Stocks rise after Fed says rates may stay low for longer


    NEW YORK (AP) — Stocks are pushing further into record heights in morning trading on Wall Street Thursday after the Federal Reserve made a major overhaul to its strategy, one that could keep interest rates lower for longer.

    Trading was jumbled after a highly anticipated speech from Fed Chair Jerome Powell, where he essentially said the Fed may continue to pump aid into the economy even if inflation rises above its target level of 2%, as long as it had been weak before then. Prices for stocks, bonds and gold all made several U-turns in the minutes after Powell began talking.

    The change in the Fed’s strategy is a huge deal for markets because the central bank has been the superhero repeatedly rescuing it from crises through the years, by slashing short-term interest rates and buying all kinds of bonds.

    The S&P 500 wobbled at the onset of trading, bouncing between a tiny loss and a gain of 0.6%. It was up 0.5%, as of 10:39 a.m. Eastern time.

    The benchmark index is coming off a five-day winning streak and has returned to a record level after the immense support of the Fed helped halt its free-fall earlier this year and erase its pandemic losses. Low rates often act like steroids for stocks, allowing their prices to rise faster than corporate profits.

    The Dow Jones Industrial Average was up 253 points, or 0.9%, at 28,585, and the Nasdaq composite was up 0.3%.

    “The era of easy money is here,” said Mike Loewengart, managing director of investment strategy at E-Trade Financial.

    Treasury yields fell immediately after Powell began talking, but then started bouncing up and down. The yield of the 10-year Treasury was at 0.71%, up from 0.68% late Wednesday.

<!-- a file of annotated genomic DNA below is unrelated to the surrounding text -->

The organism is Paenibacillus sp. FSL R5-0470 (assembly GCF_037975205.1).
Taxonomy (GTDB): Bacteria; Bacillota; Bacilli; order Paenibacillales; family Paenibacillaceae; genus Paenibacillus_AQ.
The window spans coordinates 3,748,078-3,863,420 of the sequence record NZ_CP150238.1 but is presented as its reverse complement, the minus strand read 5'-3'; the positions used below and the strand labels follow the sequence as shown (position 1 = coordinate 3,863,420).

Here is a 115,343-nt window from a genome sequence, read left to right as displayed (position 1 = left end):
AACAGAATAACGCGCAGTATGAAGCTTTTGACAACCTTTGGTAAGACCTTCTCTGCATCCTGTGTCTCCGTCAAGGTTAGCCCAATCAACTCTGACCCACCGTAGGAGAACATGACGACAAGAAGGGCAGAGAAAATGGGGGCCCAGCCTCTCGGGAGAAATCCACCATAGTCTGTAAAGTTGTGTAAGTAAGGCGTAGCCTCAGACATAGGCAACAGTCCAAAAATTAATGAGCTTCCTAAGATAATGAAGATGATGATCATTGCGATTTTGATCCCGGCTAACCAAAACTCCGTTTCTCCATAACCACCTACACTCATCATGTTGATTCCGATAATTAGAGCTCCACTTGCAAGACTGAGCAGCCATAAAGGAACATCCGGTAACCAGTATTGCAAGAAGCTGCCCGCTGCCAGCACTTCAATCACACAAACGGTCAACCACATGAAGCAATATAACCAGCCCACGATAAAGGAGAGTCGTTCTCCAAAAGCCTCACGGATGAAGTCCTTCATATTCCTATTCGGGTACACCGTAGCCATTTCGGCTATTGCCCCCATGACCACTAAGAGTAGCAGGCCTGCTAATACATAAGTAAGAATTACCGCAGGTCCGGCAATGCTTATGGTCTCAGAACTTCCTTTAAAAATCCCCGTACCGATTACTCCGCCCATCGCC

Shorter-term Treasury yields dipped, with the two-year yield ticking down to 0.13% from 0.14%, and the widening gap between short- and longer-term yields could be an indication of higher expectations for the economy or inflation among investors.

    Gold was down 0.9% at $1,935.10 per ounce after initially spiking as high as $1,987.00 after Powell began talking. It mirrored the movements of the 10-year Treasury yield. Lower yields can drive demand for gold from investors seeking safety but not interested in the lower interest payments coming from bonds.

    Earlier in the morning, a report showed the pace of layoffs sweeping the country remains incredibly high but may be slowing. A little more than 1 million U.S. workers applied for unemployment benefits last week, which was a slight dip from the slightly more than 1.1 million the prior week.

    In another report, the government also said that the economy looks like it shrank at an annual rate of 31.7% in the spring quarter. That would be the sharpest quarterly drop on record, but it’s not as bad as the Commerce Department’s earlier estimate of 32.9%.

    Abbott Laboratories jumped 7.7% for the biggest gain in the S&P 500 after federal regulators gave emergency use authorization for its COVID-19 test, which can provide results in 15 minutes and will cost only $5.

    Stocks of companies that sorely need people feeling comfortable enough with the pandemic to get back to “normal” life were also strong. Norwegian Cruise Line was up 6.4%, Live Nation Entertainment rose 6.2% and United Airlines rallied 6.2%.

    In European stock markets, the German DAX lost 0.4%, and France’s CAC 40 slipped 0.2%. The FTSE 100 in London was virutally flat.

    In Asia, Japan’s Nikkei 225 slipped 0.4%, and South Korea’s Kospi lost 1%. The Hang Seng in Hong Kong fell 0.8%, and stocks in Shanghai rose 0.6%.

    Benchmark U.S. crude oil fell 2% to $42.53 per barrel. Brent crude, the international standard, lost 1.7% to $45.37 per barrel.


    Stock, Federal Reserve System, TYO, Jerome Powell, Nikkei 225, Chair of the Federal Reserve of the United States, Japanese yen, Stock market index

    World news – US – Stocks rise after Fed says rates may stay low for longer

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